Thanks to online feedback, the development of the monitoring dashboard is proceeding. This week, I worked on improvements and features that I felt should be present before release. The following changes were implemented:
Primarly, the data set contained information about cpu and memory usage of running processes. I have implemented event viewer details about events that need attention. In addition it is possible to see which users are logged in on the system. The event viewer details were added through the Get-EventLog cmdlet, whereas the logged on users are retrieved from a legacy application named quser.exe.
2. The performance counters became dynamic
The first version of the application had counter information hard-coded into the interface. The visual counters did not represent the data that was flowing through the back-end. The counters represent the data that is transmitted from the requests. This was a tough one as the ChartJS framework has some caveats. The result isn’t perfect from a cross-browser/device development perspective, but I’ll find a way to work around the small bugs that are still present.
5. Authentication and MongoDB
The application can now be logged on to and fully represents a MEAN stack (MongoDB/Express/Angular/NodeJS). I opted for a local authentication strategy. The passwords are hashed and salted from the back-end. I look forward to create new database schemes to store the logging data from the servers.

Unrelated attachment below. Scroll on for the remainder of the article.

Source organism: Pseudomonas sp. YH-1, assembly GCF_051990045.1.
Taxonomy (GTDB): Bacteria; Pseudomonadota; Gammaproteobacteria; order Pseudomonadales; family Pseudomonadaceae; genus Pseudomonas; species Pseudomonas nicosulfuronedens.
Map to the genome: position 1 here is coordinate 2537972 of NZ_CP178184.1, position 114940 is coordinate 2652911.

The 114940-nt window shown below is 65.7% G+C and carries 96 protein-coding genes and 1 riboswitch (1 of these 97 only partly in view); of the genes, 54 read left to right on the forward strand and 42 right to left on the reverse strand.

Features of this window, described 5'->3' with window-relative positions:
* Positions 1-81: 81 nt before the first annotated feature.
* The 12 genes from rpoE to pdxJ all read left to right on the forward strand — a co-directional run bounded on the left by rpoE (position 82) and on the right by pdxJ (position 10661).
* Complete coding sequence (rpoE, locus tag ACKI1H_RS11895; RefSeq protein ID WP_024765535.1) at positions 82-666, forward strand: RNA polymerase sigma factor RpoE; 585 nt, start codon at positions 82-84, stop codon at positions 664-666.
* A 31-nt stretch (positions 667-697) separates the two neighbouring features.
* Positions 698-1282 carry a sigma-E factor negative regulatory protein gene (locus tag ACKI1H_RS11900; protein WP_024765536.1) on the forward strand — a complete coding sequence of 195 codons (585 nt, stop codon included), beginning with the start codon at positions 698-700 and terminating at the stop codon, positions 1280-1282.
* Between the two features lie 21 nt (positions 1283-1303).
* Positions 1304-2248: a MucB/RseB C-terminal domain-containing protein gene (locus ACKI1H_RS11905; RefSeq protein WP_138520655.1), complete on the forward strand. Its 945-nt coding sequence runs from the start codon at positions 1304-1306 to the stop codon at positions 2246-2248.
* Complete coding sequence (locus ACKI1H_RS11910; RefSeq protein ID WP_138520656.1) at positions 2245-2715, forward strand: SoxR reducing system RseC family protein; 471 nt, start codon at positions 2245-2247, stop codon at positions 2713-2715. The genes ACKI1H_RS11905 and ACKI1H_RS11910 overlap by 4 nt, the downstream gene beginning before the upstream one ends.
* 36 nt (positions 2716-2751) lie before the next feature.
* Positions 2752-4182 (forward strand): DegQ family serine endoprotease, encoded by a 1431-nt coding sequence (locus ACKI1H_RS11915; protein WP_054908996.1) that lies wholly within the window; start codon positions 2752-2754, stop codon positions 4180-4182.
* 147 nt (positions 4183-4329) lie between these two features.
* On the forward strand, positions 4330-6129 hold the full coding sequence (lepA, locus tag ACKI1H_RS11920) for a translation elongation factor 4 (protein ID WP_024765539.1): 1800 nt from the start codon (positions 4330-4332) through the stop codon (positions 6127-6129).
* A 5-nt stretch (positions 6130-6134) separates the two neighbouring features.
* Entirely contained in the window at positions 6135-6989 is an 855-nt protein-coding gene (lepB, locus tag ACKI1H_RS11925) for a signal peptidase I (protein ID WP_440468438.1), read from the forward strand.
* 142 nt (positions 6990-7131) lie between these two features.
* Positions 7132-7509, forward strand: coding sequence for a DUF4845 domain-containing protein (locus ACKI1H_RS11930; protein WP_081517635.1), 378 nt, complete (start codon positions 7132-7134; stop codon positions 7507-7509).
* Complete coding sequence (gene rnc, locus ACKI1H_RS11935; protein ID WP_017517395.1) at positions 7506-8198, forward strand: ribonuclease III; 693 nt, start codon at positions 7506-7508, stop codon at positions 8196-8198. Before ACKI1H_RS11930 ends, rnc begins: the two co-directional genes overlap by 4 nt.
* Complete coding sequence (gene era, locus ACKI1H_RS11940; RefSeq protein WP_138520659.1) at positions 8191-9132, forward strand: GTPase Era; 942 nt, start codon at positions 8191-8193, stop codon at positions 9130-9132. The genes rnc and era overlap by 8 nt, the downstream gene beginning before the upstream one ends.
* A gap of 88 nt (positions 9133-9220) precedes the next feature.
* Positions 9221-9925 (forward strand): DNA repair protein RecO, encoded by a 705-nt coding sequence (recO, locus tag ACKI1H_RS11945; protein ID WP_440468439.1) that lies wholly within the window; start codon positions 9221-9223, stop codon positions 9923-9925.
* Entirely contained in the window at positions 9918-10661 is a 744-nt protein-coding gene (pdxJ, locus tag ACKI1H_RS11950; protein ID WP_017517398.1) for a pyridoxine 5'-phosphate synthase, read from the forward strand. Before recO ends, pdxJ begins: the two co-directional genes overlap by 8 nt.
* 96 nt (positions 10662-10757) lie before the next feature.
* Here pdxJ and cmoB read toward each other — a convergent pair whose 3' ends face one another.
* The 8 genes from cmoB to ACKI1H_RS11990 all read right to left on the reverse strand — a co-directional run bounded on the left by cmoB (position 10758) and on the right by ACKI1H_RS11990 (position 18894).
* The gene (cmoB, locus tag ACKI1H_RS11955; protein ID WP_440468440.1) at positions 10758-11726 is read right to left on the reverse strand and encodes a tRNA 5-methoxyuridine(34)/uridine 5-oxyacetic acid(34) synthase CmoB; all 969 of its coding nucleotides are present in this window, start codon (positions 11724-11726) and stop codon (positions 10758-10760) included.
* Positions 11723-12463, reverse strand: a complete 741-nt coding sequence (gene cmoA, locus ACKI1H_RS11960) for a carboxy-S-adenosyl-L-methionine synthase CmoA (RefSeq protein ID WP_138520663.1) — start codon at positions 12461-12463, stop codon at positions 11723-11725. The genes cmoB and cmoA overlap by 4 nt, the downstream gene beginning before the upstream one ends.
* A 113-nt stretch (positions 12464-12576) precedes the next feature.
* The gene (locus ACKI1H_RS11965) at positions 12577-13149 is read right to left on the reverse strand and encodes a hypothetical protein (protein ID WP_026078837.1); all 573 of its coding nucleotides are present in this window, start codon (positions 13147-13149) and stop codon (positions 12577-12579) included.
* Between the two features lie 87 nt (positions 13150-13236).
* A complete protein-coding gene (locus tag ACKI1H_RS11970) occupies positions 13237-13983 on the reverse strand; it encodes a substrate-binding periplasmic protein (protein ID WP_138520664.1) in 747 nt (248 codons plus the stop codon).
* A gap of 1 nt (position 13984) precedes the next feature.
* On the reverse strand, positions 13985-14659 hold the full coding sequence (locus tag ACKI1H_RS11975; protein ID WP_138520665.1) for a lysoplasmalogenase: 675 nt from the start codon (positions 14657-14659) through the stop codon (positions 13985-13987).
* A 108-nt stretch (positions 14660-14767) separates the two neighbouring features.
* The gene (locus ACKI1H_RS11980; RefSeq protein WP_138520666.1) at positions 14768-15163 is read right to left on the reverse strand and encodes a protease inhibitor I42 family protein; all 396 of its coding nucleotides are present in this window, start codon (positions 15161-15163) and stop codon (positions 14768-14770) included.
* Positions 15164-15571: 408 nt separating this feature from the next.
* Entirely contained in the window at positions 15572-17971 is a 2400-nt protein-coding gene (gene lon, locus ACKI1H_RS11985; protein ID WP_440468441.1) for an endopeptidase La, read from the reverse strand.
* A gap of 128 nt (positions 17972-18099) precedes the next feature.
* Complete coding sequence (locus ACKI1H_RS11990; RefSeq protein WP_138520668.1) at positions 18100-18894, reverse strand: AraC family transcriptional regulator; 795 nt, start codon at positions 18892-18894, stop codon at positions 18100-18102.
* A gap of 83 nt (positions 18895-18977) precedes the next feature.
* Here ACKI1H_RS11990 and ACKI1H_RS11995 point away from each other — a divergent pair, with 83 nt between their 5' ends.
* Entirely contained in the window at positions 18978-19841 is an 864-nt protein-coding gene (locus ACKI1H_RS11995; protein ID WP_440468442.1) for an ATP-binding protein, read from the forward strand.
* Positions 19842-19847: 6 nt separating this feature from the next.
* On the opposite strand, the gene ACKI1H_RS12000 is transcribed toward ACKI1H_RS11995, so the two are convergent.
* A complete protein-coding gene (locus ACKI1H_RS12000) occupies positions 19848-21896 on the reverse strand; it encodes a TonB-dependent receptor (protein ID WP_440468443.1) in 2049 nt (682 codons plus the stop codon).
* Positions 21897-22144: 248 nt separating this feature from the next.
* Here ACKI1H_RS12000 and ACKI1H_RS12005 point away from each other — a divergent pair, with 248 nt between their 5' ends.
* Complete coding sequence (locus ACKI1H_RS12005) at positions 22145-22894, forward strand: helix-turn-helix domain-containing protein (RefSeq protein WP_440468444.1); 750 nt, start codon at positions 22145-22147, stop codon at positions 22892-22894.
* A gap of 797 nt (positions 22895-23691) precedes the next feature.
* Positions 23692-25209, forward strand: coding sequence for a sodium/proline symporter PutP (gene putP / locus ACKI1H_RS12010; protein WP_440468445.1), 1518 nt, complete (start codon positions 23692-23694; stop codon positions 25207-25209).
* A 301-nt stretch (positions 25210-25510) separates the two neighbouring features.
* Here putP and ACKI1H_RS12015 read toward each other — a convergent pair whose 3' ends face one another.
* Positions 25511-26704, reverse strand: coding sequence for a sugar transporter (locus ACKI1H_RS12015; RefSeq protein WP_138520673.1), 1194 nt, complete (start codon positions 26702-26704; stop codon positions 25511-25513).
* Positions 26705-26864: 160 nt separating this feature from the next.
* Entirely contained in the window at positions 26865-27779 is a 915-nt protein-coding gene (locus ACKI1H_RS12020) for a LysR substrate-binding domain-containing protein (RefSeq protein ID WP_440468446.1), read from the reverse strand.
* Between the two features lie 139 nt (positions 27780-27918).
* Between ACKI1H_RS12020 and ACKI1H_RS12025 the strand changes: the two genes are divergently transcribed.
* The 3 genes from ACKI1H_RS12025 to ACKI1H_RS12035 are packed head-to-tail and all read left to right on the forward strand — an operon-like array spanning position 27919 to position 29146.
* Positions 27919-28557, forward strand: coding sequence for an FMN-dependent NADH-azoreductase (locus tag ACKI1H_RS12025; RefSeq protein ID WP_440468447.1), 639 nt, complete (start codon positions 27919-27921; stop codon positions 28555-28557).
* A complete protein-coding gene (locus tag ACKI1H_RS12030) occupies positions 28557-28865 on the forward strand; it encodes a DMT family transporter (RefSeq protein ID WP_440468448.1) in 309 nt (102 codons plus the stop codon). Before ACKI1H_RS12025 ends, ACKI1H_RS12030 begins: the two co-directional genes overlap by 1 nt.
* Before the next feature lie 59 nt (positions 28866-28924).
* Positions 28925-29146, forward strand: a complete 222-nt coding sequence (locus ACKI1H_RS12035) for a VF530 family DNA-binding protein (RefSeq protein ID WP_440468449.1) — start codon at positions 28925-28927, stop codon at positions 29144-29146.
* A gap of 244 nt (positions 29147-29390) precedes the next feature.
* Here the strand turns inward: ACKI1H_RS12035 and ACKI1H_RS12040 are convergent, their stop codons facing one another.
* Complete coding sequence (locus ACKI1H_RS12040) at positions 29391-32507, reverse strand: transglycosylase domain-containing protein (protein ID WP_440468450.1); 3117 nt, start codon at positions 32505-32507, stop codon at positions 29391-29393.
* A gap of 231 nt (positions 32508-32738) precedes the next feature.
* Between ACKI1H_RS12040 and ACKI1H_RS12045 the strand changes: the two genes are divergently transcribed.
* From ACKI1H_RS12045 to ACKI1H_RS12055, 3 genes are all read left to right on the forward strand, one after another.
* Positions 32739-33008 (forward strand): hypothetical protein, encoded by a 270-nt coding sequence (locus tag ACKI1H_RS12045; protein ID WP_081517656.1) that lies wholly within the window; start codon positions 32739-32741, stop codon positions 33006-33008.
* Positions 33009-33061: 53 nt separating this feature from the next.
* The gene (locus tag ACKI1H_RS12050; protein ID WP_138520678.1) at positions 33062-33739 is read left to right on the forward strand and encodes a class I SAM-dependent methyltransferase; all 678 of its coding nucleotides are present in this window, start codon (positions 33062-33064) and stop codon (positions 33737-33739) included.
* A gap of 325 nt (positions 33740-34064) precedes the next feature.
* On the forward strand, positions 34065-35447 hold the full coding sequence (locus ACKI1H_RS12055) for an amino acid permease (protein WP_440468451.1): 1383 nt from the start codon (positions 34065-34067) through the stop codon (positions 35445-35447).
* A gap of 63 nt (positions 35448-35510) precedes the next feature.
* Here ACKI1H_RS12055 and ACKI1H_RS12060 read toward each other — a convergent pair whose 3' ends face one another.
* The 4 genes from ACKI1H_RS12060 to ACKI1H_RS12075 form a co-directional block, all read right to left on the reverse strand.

Passwords from the Powershell scripts are now encrypted.
I started out with a mock-up that turned into a single page application with data visible from one server. At this moment, additional monitoring pages are added by manually changing the Express routing. Given that the amount of web pages depends on the amount of servers that are configured and the routing of these pages should be configured automatically, I need to write a module to create these routes dynamically. Comparable to CMS logic.
A lot of the data is processed in a synchronous manner. I initially developed the application in this way to keep track of the execution flow. The downside is the fact that requests aren’t ran simultaneously. Some parts of the dashboard load slower than others in practice. Asynchrous behaviour should be implemented.
Custom Powershell scheduling modules
The built-in Powershell task scheduling modules have limitations. Scheduled tasks can not save output. Scheduled jobs can only be ran with an interval of one minute. I currently worked around this issue by writing a simple while loop and using the Get-Date cmdlet.